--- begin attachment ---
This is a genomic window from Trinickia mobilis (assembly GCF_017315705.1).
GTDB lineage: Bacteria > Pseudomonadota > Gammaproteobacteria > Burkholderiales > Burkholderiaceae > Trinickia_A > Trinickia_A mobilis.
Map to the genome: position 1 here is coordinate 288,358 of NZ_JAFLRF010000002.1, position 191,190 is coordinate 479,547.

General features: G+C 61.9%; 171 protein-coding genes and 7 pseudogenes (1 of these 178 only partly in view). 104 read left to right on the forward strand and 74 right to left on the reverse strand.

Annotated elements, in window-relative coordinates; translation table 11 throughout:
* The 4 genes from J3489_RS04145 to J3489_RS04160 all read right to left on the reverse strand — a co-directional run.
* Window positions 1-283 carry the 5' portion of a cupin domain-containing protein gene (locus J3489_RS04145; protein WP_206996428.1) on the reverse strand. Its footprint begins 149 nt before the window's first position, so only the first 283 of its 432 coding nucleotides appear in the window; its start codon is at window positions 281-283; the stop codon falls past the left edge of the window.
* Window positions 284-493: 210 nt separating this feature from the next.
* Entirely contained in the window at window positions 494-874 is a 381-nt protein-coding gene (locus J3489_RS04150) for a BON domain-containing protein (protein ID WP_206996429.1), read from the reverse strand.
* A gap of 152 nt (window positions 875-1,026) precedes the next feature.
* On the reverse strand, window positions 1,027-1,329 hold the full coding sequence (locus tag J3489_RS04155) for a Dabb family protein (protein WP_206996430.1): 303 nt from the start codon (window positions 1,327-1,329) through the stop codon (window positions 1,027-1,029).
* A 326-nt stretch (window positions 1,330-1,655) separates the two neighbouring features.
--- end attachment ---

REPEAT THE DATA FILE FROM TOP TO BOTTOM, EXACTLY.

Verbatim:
This is a genomic window from Trinickia mobilis (assembly GCF_017315705.1).
GTDB lineage: Bacteria > Pseudomonadota > Gammaproteobacteria > Burkholderiales > Burkholderiaceae > Trinickia_A > Trinickia_A mobilis.
Map to the genome: position 1 here is coordinate 288,358 of NZ_JAFLRF010000002.1, position 191,190 is coordinate 479,547.

General features: G+C 61.9%; 171 protein-coding genes and 7 pseudogenes (1 of these 178 only partly in view). 104 read left to right on the forward strand and 74 right to left on the reverse strand.

Annotated elements, in window-relative coordinates; translation table 11 throughout:
* The 4 genes from J3489_RS04145 to J3489_RS04160 all read right to left on the reverse strand — a co-directional run.
* Window positions 1-283 carry the 5' portion of a cupin domain-containing protein gene (locus J3489_RS04145; protein WP_206996428.1) on the reverse strand. Its footprint begins 149 nt before the window's first position, so only the first 283 of its 432 coding nucleotides appear in the window; its start codon is at window positions 281-283; the stop codon falls past the left edge of the window.
* Window positions 284-493: 210 nt separating this feature from the next.
* Entirely contained in the window at window positions 494-874 is a 381-nt protein-coding gene (locus J3489_RS04150) for a BON domain-containing protein (protein ID WP_206996429.1), read from the reverse strand.
* A gap of 152 nt (window positions 875-1,026) precedes the next feature.
* On the reverse strand, window positions 1,027-1,329 hold the full coding sequence (locus tag J3489_RS04155) for a Dabb family protein (protein WP_206996430.1): 303 nt from the start codon (window positions 1,327-1,329) through the stop codon (window positions 1,027-1,029).
* A 326-nt stretch (window positions 1,330-1,655) separates the two neighbouring features.